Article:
True Love’s success never got to my head — Busi Ncube
By Bruce Ndlovu
Busi Ncube remembers the days when she and the rest of the star studded Ilanga made the timeless song True Love.
Ncube was young and raw, rubbing shoulders with some of the greatest musicians to touch a microphone or pick up a musical instrument in Zimbabwe. Don Gumbo, Andy Brown, Adam Chisvo, Busi Ncube, Gibson Batishta, Keith Farquharson, were all there. All those legendary musicians crammed into one small studio whose size Ncube tried to illustrate by the stretch of her short arms.
“Our music didn’t come from a place of luxury or anything like that. The room which we made music was just tiny. It was like from that corner to that corner,” she said emphasising to Sunday Life how small their workspace was. “That’s the kind of space that we had. That’s where we cooked all that music. We did not have big spacious studios.”
Among all those would-be legends of the Zimbabwean music scene, Busi Ncube was the baby in the room, regarded by the likes of Gumbo as the little sister they had to groom for bigger things.
But with True Love the bigger things came faster than all of them thought, including Ncube. With an electric performance that complemented the perfect symphony of the all star band behind her, Ncube sealed her place in Zimbabwean music history. True Love has become a classic Zimbabwean love tune that has stood the test of time.
True Love has turned out to be true music that occupies a special place in the hearts of Zimbabwean music fans.
While it is an Ilanga song, it is remembered mostly for Ncube’s performance more than anything else and hence whenever the song is mentioned, she is too. While it can be flattering, Ncube said that sometimes she found it off putting when people wanted to talk about the track.
“I know people ask about it all the time and whether that upsets me or not depends on what mood I’m in,” she said.
Despite that Ncube acknowledged that the song is intimately linked to her and did wonders for her career, however, she said she had never let the chart topping smash hit’s success get to her head.
“It did not go to my head. I was like okay, this has happened and I didn’t expect it so that’s it. It shouldn’t go to my head. I stayed calm and to this day I’ve never let that fame affect me. I had the biggest band you could imagine with the best musicians, the crème de la crème. We had the late greats like Don Gumbo. They were all fantastic musicians,” she said.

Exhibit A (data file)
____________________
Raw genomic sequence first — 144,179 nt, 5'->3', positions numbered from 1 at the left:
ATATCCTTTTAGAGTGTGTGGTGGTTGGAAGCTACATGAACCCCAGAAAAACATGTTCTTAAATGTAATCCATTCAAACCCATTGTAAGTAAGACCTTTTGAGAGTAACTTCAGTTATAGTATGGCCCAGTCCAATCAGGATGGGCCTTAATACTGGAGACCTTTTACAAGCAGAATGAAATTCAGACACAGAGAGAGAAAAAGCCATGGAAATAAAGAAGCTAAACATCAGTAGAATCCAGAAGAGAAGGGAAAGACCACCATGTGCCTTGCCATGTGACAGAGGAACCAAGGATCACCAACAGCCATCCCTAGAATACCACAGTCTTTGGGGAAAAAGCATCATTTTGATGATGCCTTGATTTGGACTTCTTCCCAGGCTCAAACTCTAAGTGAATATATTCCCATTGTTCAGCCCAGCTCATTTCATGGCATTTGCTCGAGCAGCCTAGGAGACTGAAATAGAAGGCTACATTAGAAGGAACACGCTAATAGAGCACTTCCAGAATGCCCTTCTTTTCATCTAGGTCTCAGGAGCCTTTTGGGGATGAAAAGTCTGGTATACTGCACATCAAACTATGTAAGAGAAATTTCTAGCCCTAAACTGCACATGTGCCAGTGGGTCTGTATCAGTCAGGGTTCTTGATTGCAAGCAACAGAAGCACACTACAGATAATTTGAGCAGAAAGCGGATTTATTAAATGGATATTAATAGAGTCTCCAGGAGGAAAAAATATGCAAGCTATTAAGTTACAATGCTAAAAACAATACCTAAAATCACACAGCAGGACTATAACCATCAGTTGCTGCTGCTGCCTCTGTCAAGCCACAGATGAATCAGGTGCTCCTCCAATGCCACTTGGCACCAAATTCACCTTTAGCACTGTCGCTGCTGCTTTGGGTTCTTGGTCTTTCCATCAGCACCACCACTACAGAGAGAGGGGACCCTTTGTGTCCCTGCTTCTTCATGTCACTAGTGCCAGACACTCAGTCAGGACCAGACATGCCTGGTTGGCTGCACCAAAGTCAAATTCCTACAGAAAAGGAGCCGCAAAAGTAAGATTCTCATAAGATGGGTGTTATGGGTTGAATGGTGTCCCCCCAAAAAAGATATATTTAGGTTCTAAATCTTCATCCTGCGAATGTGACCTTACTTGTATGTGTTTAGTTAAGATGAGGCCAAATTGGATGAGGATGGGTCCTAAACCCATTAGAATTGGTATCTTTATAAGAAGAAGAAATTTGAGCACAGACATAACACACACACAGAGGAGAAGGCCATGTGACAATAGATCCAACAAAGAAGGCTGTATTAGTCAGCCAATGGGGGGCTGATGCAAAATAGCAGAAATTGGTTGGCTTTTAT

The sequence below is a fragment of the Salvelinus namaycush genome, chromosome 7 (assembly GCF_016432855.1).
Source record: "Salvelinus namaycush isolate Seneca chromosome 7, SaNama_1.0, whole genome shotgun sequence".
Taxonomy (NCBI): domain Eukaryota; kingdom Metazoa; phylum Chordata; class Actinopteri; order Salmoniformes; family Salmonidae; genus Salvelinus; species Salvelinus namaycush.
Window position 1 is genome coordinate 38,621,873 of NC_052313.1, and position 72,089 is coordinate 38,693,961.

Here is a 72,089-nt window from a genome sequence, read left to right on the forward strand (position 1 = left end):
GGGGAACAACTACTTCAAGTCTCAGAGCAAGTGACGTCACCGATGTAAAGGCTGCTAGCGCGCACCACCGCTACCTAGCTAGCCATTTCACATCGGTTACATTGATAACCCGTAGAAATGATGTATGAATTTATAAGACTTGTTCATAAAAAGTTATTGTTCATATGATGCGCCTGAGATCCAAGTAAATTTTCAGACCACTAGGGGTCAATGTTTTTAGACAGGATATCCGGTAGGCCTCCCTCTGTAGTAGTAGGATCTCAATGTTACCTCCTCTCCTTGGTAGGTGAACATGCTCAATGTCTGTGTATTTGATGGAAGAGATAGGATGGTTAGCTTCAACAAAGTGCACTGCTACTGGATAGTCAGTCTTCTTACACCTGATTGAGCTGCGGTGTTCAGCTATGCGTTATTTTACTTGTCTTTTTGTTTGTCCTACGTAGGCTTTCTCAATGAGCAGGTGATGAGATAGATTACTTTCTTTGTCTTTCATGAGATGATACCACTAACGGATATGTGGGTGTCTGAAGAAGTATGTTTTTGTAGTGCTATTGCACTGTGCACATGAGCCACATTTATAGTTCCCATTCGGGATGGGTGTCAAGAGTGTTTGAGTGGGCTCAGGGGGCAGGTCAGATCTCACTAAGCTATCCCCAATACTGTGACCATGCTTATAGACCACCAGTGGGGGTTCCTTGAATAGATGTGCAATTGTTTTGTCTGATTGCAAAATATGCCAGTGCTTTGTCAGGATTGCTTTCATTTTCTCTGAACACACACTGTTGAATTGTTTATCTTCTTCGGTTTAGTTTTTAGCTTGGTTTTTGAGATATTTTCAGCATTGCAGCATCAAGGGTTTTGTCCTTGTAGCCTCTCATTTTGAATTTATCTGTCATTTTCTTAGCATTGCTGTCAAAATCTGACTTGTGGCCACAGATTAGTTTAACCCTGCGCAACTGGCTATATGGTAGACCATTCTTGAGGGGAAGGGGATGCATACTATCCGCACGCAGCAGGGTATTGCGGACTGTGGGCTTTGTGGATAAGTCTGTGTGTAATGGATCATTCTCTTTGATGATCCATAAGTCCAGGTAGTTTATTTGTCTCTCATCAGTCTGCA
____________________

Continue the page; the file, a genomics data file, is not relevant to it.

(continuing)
Ncube who was in the city for a fundraising gig for the renovation of the National Art Gallery said she has never lost track of her roots. In fact, she had kept in touch with her childhood friends from Njube suburb despite the fact that most of them were also now scattered across the globe. All the way in Europe, she admitted that she sometimes missed the familiar sounds and sights of home.
“I do sometimes miss home. I miss playing in front of crowds at home because it’s always foreign (where I play). But the difference between me and others is that I come here every year. I try to do something whenever I come home and I’m not like those people who will stay away for five years and suddenly say I miss being home. I come home every year, whether it’s a holiday or whatever and I also make sure that I play in front of a local crowd. This is because I want to keep in touch with my roots,” she said.
She admitted to being out of touch with local music, with the one Bulawayo artiste that had grabbed her attention being the animated Madlela Sikhobokhobo.
“I’m not in touch with Bulawayo music and I hear it and it sounds the same. The one that I can say I truly know is Madlela Sikhobokhobo because he is the one that sounds unique. There’s also the poet Awa who is really doing great and is elevating,” she said.
The legendary musician said although distance had alienated her from Bulawayo’s budding musicians, she would continue her tradition of coming back and doing a show at least once a year.
“I think my umbilical cord draws me home. It’s here. I love my people and I have a family here. That’s the most important thing that brings me here,” she said. The Sunday News